ECIP 1071: Methods to Merge Ethereum Blockchains Together Source

AuthorWei Tang
TypeStandards Track
Requires 1040

This ECIP defines methods that can be adopted to merge two Ethereum-like blockchains together.

Note that this ECIP is purely an exploration of technical possibilities, and it does not mean the author endorse merging Ethereum and Ethereum Classic, or any other two blockchains together.

Simple Summary

We define methods to merge multiple blockchains together, in a fully backward compatible way.


This defines how Ethereum merging can happen, with backward compatibility in mind. This is done by utilizing account versioning together with transaction replay protection. We also define three additional opcodes to allow merged chains to work across two sides of state.


There are many reasons why we may want to merge multiple Ethereum (eth1.x) blockchains together. For example, there may have been chain splits of a blockchain, where later the community issues are resolved, and we want to avoid a permanent split due to a temporary issue. It may also be two completely distinct blockchains that want to merge in order to share proof of work, or to improve inter-chain communication.


The merge process happens at fork block, where we have a merger chain and a mergee chain. At fork height, a miner should mine both a merger chain’s block, and a mergee chain’s block. For those two blocks:

  • Both of them should have no transactions.
  • Merger chain’s fork height block and mergee chain’s fork height block should have its state root processed as normal.
  • Merger chain’s fork height block should set its extra data field to mergee chain’s fork height block’s state root. The same for mergee chain’s fork height block.
  • After mergee chain’s fork height block, its proof of work should be abandoned. That is, updated miners should not continue to mine mergee chain any more.

State Root

For the block after merger chain’s fork height block, the state root meaning is changed to be hash of concatenating merger chain’s original state root, and mergee chain’s original state root.

Block Rewards

Use merger chain’s original block rewards. And mine coinbase always to the merger chain’s side of the state.

Transactions and Account Versioning

After merge, transactions with both chain ids are considered valid on the merger chain. We define two account versions, one with merger chain’s original EVM config, and one with mergee chain’s original EVM config. Accessing accounts originally from either chain should use ECIP-1040’s account versioning rules. We define how accounts are referred on the merged blockchain below:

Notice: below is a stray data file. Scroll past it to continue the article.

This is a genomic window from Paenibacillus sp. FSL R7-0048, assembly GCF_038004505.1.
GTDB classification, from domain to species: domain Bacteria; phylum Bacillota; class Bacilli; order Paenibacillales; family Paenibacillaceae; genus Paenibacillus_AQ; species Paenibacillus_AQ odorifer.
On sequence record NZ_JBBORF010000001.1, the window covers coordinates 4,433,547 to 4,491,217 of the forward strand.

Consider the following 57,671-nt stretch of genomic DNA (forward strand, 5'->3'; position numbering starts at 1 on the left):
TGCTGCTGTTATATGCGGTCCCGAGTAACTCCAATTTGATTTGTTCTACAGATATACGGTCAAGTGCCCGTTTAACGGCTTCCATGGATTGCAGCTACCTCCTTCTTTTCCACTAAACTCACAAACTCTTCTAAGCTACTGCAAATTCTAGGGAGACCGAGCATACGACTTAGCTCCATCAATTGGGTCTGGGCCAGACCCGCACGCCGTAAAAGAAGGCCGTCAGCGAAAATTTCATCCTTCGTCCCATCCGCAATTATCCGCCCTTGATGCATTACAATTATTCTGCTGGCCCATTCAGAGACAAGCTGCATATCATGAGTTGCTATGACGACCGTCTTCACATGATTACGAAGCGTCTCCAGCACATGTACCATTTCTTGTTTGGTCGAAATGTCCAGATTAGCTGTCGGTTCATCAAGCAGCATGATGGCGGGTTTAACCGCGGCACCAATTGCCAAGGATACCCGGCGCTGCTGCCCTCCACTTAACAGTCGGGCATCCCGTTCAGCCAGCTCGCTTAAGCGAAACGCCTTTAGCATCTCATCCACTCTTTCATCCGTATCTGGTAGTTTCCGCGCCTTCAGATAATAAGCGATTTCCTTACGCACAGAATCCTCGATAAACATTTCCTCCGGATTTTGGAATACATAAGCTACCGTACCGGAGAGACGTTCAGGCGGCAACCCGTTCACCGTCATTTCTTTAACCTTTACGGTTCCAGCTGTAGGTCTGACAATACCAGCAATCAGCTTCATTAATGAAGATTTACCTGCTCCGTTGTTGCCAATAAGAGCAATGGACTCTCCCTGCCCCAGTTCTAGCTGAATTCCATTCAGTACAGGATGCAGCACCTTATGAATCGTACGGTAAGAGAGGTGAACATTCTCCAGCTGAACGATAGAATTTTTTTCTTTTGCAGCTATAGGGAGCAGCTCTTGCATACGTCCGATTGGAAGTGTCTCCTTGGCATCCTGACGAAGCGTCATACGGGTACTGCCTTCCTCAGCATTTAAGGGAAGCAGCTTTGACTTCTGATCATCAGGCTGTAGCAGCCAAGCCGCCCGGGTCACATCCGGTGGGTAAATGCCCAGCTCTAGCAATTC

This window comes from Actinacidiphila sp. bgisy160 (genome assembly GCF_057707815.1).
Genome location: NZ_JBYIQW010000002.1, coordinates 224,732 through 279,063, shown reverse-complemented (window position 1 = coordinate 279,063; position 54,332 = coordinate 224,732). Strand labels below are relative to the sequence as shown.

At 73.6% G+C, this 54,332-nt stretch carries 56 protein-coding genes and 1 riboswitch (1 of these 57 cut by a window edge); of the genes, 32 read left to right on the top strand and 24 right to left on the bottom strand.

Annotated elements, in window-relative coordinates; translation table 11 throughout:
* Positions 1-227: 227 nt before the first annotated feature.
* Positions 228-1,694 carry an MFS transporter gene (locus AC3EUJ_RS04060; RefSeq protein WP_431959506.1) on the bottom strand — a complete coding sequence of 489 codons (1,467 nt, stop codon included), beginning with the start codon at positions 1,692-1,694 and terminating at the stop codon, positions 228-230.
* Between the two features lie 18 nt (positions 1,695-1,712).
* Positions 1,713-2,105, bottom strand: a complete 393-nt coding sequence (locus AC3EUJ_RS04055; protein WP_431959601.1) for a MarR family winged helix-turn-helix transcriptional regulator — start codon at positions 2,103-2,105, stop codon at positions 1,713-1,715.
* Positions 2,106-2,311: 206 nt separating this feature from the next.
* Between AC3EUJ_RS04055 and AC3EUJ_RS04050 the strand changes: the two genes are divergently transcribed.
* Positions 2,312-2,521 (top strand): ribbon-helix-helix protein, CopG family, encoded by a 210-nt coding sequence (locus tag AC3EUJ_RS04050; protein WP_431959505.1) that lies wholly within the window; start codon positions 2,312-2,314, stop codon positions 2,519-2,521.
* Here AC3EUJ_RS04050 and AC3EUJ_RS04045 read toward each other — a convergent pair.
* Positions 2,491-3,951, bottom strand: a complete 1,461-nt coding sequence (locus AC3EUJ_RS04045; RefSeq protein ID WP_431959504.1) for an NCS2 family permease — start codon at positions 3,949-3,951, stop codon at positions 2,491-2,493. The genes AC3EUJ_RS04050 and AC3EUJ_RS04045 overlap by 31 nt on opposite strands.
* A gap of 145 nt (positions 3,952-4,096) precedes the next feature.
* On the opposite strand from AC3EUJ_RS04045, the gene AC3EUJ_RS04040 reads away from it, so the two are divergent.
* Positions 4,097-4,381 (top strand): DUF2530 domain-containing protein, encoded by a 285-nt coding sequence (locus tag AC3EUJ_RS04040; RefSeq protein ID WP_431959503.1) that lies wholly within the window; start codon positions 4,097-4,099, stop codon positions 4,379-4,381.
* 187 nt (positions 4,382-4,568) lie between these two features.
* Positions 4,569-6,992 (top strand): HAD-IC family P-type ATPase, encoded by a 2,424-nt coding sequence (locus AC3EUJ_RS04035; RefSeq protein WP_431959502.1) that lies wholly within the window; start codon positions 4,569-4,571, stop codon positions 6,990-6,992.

• For end user interface, prefix 0x01 for accounts on the merger chain, and prefix 0x02 for accounts on the mergee chain.
  • The transaction format is unchanged with addresses using original format. We distinguish whether a transaction operates on merger chain or mergee chain by its chain id. None replay protected transactions must be disabled prior to merging.
  • All original opcodes CALL*, CREATE* are unchanged, where it only accesses accounts on the same originating chain.

Cross the Merger and Mergee Chain Boundary

Define factor P // Q, which determines how coins are exchanged on merger chain and mergee chain. Define three new opcodes MCALL, MCREATE and MCREATE2. They function the same as CREATE, CALL and CREATE2 with the same gas cost, except that it calls accounts on the other side of the state. Values V to be exchanged are computed as V * P // Q from merger side of state to mergee side of state, and V * Q // P from mergee side of state to merger side of state.


This ECIP accomplishes the chain merge by concatenating two blockchain’s state root. In clients, this can be represented as a simple depth one binary merkle tree where root’s left is the merger state, and root’s right is the mergee state. We use account versioning and transaction replay protection to make it backward compatible for full nodes, without changing any internal address representation or transaction representation. We then define additional opcodes to make two sides communicatable.

Backwards Compatibility

This ECIP is fully backward compatible for EVM and account states. It is not backward compatible for light client state proof verification, because an additional binary merkle tree is added.

Test Cases

To be added.


To be added.


This specification is a realization of 37-MERGE.

This work is licensed under Apache License, Version 2.0.